Artist Rob tells Asmita Sarkar about his world of wild imagination.
A dinosaur out of automobile parts or a spatula for painting with a playing card, materials can be used in multiple ways only if we let our imagination soar.
Harun Robert or Rob, who used to host the famous do-it-yourself TV show M.A.D on POGO, is bringing a live art show Imaginarium – It’s a Wonderful World that aims to teach children about the importance of going green and recycling everyday materials like bottles, packets and more for decorative or functional purposes.
A performer and art educator, he’s worked with children for years and understands what makes them tick.
“Children are interested in spending time outdoors and working with materials. So we wanted to create a space for them to watch and be part of it. This is a dream project of mine. I realised there are no live art shows where they can come and experience and be part of something as spectacular as we are planning,” he said.
He also sees himself as a non-preachy green warrior. “You have to treat kids like adults and every time you tell them that you have to recycle and pollution is a problem, they won’t listen to you because they are there to have fun. So, I only encourage them to recycle and use the materials lying around. If a child understands the value in recycling, they will get joy in creating something and will value materials and that they are contributing to a bigger change. My goal and mission is to focus on recycling materials,” he added.
But how does he make children listen to him? “There is no formula. Kids are the most challenging audience to please and also the most honest. They’ll appreciate an idea if you do something great and if it’s not well done, they don’t care how long you spent on it, they will let you know. I keep in mind that I don’t talk down to them. I try to teach in a fun way. I show them that I am a friend not an art teacher and am having fun creating things with trash, so you can have fun too. I don’t direct them to do stuff,” he said.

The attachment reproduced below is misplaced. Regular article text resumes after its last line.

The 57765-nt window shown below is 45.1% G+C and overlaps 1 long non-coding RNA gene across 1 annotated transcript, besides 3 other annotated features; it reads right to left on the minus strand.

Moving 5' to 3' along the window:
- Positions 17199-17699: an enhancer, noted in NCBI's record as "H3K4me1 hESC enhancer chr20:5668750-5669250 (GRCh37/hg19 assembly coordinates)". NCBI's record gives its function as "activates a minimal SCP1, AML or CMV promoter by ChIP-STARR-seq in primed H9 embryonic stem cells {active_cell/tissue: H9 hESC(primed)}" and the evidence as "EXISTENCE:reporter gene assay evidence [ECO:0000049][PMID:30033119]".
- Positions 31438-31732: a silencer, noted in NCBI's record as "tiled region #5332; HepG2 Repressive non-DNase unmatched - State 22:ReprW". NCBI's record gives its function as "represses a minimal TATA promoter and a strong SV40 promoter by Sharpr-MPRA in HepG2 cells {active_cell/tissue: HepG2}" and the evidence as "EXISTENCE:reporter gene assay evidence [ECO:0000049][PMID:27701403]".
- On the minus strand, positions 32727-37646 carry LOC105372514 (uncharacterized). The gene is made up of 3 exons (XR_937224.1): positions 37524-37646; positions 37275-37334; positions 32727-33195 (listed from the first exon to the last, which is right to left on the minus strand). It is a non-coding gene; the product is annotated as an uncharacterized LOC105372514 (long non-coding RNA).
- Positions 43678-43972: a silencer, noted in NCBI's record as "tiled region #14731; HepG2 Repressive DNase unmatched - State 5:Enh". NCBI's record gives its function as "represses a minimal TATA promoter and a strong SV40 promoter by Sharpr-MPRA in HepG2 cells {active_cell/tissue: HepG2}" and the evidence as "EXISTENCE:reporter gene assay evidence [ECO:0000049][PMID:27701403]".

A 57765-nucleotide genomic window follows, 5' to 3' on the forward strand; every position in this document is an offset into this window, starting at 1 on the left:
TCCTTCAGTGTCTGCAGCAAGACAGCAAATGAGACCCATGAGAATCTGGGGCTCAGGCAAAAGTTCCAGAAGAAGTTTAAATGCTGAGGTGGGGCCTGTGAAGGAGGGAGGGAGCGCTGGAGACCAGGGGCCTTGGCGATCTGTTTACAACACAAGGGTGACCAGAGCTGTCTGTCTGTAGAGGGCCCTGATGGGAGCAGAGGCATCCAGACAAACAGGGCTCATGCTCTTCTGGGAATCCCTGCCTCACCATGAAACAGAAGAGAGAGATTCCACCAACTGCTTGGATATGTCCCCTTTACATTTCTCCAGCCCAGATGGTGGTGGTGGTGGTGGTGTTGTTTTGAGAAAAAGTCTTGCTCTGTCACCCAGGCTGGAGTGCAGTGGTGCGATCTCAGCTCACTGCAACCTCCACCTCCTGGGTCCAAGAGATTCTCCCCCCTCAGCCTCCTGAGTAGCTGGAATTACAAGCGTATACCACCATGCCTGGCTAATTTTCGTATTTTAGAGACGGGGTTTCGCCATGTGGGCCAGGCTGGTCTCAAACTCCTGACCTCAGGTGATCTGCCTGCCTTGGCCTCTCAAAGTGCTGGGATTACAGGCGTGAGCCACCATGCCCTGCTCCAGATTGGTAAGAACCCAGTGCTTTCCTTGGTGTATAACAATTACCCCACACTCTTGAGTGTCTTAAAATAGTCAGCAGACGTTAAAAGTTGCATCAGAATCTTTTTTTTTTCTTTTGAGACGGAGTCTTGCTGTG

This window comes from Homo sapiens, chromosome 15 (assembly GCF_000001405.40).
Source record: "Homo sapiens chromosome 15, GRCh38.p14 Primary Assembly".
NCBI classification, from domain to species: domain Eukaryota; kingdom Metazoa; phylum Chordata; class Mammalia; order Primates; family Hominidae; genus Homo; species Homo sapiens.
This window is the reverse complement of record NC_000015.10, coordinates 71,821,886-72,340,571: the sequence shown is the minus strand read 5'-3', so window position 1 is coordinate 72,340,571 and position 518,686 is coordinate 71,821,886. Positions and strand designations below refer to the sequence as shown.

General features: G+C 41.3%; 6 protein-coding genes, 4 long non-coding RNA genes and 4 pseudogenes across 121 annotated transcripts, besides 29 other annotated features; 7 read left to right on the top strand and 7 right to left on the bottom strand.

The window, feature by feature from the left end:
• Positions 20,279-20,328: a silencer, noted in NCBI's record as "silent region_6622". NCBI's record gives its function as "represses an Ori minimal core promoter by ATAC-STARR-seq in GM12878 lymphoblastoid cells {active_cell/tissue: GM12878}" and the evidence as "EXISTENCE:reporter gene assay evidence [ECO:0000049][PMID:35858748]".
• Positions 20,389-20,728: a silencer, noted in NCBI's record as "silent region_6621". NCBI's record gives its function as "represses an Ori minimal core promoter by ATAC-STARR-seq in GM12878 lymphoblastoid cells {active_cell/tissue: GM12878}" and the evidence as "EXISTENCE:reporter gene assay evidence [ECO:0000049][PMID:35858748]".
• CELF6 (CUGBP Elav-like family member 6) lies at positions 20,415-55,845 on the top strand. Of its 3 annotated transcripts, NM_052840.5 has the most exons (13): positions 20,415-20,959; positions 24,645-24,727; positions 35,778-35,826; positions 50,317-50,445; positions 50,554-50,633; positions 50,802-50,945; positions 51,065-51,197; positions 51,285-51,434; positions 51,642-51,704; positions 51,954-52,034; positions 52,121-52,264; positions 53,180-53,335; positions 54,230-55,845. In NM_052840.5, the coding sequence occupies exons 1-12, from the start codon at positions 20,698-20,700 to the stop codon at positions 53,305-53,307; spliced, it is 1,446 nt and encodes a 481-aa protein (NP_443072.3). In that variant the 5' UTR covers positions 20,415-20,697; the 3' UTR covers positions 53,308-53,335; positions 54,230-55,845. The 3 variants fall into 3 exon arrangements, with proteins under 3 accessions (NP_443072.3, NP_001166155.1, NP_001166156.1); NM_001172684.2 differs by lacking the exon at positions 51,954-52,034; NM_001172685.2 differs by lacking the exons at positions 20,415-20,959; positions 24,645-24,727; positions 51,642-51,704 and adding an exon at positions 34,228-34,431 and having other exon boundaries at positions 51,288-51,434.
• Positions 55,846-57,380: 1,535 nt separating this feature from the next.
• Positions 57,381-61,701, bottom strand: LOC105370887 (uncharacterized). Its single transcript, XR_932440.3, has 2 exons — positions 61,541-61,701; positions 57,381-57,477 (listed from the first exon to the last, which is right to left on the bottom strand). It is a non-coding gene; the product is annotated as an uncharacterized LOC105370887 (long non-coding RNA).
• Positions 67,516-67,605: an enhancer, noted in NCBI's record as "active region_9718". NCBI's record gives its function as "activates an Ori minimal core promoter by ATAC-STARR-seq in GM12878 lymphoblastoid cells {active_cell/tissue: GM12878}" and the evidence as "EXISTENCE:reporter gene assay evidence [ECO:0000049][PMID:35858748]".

Robert is a trained artist who studied art, animation and filmmaking at National Institute of Design. But even before that, with his curious mind, he started picking up things to figure out what and how they are made. He spent hours wondering and converting discarded everyday materials to bring them to life. His most loved creation is a 20 feet dinosaur made with autorickshaw and scooter parts that was installed at NID, Ahmedabad. He is also proud of a mural with images of Mary Kom and Milkha Singh that he made on a flyover in Mumbai’s Andheri to promote the motto he teaches children, to recycle and reuse. The most popular one though is a painting of Amitabh Bachchan that he made on his show for POGO.
Sometimes, before he starts teaching, he would start with a magic trick to get their attention. “When we are kids, our imagination is more vivid and wide. The growth process according to laid down norms only restricts us. Children absorb and observe. If you break it down, it’s easier for them to follow through. Once, for the show, I broke down a really complicated method I learned in art school. And the children could easily follow it,” he said.
Many of his creations need as much science as art, both different points on a spectrum of creativity.
“Science and art go hand in hand. When we were learning the basics in art school, we would use science. You need art too to make science workshop models or drawings. If you are doing something in a fun way, you can do anything. We do a lot of projects around science, history and geography. I try and add visual elements to most of my stuff and work with basic material lying around the house, so it’s not a challenge for the child,” he said.
Writer: Asmita Sarkar
Courtesy: The Pioneer